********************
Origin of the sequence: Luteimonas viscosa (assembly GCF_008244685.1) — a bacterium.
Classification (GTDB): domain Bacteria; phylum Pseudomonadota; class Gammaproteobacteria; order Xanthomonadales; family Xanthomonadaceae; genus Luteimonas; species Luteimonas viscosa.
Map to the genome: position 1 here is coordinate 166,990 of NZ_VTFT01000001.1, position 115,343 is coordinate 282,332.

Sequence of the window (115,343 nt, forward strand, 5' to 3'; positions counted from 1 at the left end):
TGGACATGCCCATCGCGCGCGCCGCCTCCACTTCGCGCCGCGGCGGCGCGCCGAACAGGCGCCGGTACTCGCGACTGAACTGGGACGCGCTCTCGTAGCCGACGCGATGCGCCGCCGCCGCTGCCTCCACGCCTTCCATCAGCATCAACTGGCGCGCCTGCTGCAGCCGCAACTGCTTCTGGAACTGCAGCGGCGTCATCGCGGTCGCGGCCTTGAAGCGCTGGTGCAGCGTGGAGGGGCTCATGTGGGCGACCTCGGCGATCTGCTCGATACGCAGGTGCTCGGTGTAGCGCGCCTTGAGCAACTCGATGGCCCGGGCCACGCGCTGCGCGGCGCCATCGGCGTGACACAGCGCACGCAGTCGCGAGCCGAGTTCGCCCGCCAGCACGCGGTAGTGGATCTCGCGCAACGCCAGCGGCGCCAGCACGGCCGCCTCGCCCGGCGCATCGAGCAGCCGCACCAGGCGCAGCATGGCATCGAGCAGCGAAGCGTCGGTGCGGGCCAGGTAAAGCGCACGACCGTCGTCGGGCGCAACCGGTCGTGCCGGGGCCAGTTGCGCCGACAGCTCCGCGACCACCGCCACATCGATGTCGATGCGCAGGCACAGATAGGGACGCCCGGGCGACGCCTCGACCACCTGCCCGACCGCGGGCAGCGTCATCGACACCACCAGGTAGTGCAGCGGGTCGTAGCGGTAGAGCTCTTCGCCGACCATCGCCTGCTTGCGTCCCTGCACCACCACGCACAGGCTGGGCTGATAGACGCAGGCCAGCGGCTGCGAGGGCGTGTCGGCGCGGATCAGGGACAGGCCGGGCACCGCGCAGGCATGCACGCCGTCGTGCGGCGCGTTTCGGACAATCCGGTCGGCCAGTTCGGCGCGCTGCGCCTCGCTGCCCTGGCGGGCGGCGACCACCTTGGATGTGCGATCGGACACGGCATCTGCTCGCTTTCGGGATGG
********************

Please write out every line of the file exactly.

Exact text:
Origin of the sequence: Luteimonas viscosa (assembly GCF_008244685.1) — a bacterium.
Classification (GTDB): domain Bacteria; phylum Pseudomonadota; class Gammaproteobacteria; order Xanthomonadales; family Xanthomonadaceae; genus Luteimonas; species Luteimonas viscosa.
Map to the genome: position 1 here is coordinate 166,990 of NZ_VTFT01000001.1, position 115,343 is coordinate 282,332.

Sequence of the window (115,343 nt, forward strand, 5' to 3'; positions counted from 1 at the left end):
TGGACATGCCCATCGCGCGCGCCGCCTCCACTTCGCGCCGCGGCGGCGCGCCGAACAGGCGCCGGTACTCGCGACTGAACTGGGACGCGCTCTCGTAGCCGACGCGATGCGCCGCCGCCGCTGCCTCCACGCCTTCCATCAGCATCAACTGGCGCGCCTGCTGCAGCCGCAACTGCTTCTGGAACTGCAGCGGCGTCATCGCGGTCGCGGCCTTGAAGCGCTGGTGCAGCGTGGAGGGGCTCATGTGGGCGACCTCGGCGATCTGCTCGATACGCAGGTGCTCGGTGTAGCGCGCCTTGAGCAACTCGATGGCCCGGGCCACGCGCTGCGCGGCGCCATCGGCGTGACACAGCGCACGCAGTCGCGAGCCGAGTTCGCCCGCCAGCACGCGGTAGTGGATCTCGCGCAACGCCAGCGGCGCCAGCACGGCCGCCTCGCCCGGCGCATCGAGCAGCCGCACCAGGCGCAGCATGGCATCGAGCAGCGAAGCGTCGGTGCGGGCCAGGTAAAGCGCACGACCGTCGTCGGGCGCAACCGGTCGTGCCGGGGCCAGTTGCGCCGACAGCTCCGCGACCACCGCCACATCGATGTCGATGCGCAGGCACAGATAGGGACGCCCGGGCGACGCCTCGACCACCTGCCCGACCGCGGGCAGCGTCATCGACACCACCAGGTAGTGCAGCGGGTCGTAGCGGTAGAGCTCTTCGCCGACCATCGCCTGCTTGCGTCCCTGCACCACCACGCACAGGCTGGGCTGATAGACGCAGGCCAGCGGCTGCGAGGGCGTGTCGGCGCGGATCAGGGACAGGCCGGGCACCGCGCAGGCATGCACGCCGTCGTGCGGCGCGTTTCGGACAATCCGGTCGGCCAGTTCGGCGCGCTGCGCCTCGCTGCCCTGGCGGGCGGCGACCACCTTGGATGTGCGATCGGACACGGCATCTGCTCGCTTTCGGGATGG